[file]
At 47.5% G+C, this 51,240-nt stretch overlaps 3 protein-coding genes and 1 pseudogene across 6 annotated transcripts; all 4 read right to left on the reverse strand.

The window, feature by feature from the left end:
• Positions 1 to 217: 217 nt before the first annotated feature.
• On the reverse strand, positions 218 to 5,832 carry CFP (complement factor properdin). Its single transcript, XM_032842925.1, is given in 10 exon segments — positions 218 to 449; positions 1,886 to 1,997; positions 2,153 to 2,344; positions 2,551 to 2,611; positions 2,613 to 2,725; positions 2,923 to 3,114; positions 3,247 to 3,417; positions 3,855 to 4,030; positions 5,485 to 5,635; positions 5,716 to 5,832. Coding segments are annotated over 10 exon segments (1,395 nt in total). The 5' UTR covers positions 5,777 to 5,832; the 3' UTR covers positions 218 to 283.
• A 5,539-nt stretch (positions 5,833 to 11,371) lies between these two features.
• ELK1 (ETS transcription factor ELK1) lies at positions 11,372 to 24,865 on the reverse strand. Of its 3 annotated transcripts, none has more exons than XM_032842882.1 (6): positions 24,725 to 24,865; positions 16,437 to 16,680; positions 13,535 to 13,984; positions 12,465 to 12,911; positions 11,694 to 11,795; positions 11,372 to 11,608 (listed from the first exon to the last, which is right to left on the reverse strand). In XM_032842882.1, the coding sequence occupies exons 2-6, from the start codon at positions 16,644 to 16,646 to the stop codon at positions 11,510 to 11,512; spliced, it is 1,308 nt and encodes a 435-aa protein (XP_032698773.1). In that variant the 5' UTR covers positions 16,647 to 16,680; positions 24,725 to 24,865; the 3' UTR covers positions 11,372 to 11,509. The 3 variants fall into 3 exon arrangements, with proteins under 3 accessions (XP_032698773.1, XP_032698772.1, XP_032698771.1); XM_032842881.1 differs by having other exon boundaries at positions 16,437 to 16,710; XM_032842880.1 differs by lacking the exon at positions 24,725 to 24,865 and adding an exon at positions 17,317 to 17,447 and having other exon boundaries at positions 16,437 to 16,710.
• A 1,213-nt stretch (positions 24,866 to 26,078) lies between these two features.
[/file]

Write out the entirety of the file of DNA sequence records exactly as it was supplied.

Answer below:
At 47.5% G+C, this 51,240-nt stretch overlaps 3 protein-coding genes and 1 pseudogene across 6 annotated transcripts; all 4 read right to left on the reverse strand.

The window, feature by feature from the left end:
• Positions 1 to 217: 217 nt before the first annotated feature.
• On the reverse strand, positions 218 to 5,832 carry CFP (complement factor properdin). Its single transcript, XM_032842925.1, is given in 10 exon segments — positions 218 to 449; positions 1,886 to 1,997; positions 2,153 to 2,344; positions 2,551 to 2,611; positions 2,613 to 2,725; positions 2,923 to 3,114; positions 3,247 to 3,417; positions 3,855 to 4,030; positions 5,485 to 5,635; positions 5,716 to 5,832. Coding segments are annotated over 10 exon segments (1,395 nt in total). The 5' UTR covers positions 5,777 to 5,832; the 3' UTR covers positions 218 to 283.
• A 5,539-nt stretch (positions 5,833 to 11,371) lies between these two features.
• ELK1 (ETS transcription factor ELK1) lies at positions 11,372 to 24,865 on the reverse strand. Of its 3 annotated transcripts, none has more exons than XM_032842882.1 (6): positions 24,725 to 24,865; positions 16,437 to 16,680; positions 13,535 to 13,984; positions 12,465 to 12,911; positions 11,694 to 11,795; positions 11,372 to 11,608 (listed from the first exon to the last, which is right to left on the reverse strand). In XM_032842882.1, the coding sequence occupies exons 2-6, from the start codon at positions 16,644 to 16,646 to the stop codon at positions 11,510 to 11,512; spliced, it is 1,308 nt and encodes a 435-aa protein (XP_032698773.1). In that variant the 5' UTR covers positions 16,647 to 16,680; positions 24,725 to 24,865; the 3' UTR covers positions 11,372 to 11,509. The 3 variants fall into 3 exon arrangements, with proteins under 3 accessions (XP_032698773.1, XP_032698772.1, XP_032698771.1); XM_032842881.1 differs by having other exon boundaries at positions 16,437 to 16,710; XM_032842880.1 differs by lacking the exon at positions 24,725 to 24,865 and adding an exon at positions 17,317 to 17,447 and having other exon boundaries at positions 16,437 to 16,710.
• A 1,213-nt stretch (positions 24,866 to 26,078) lies between these two features.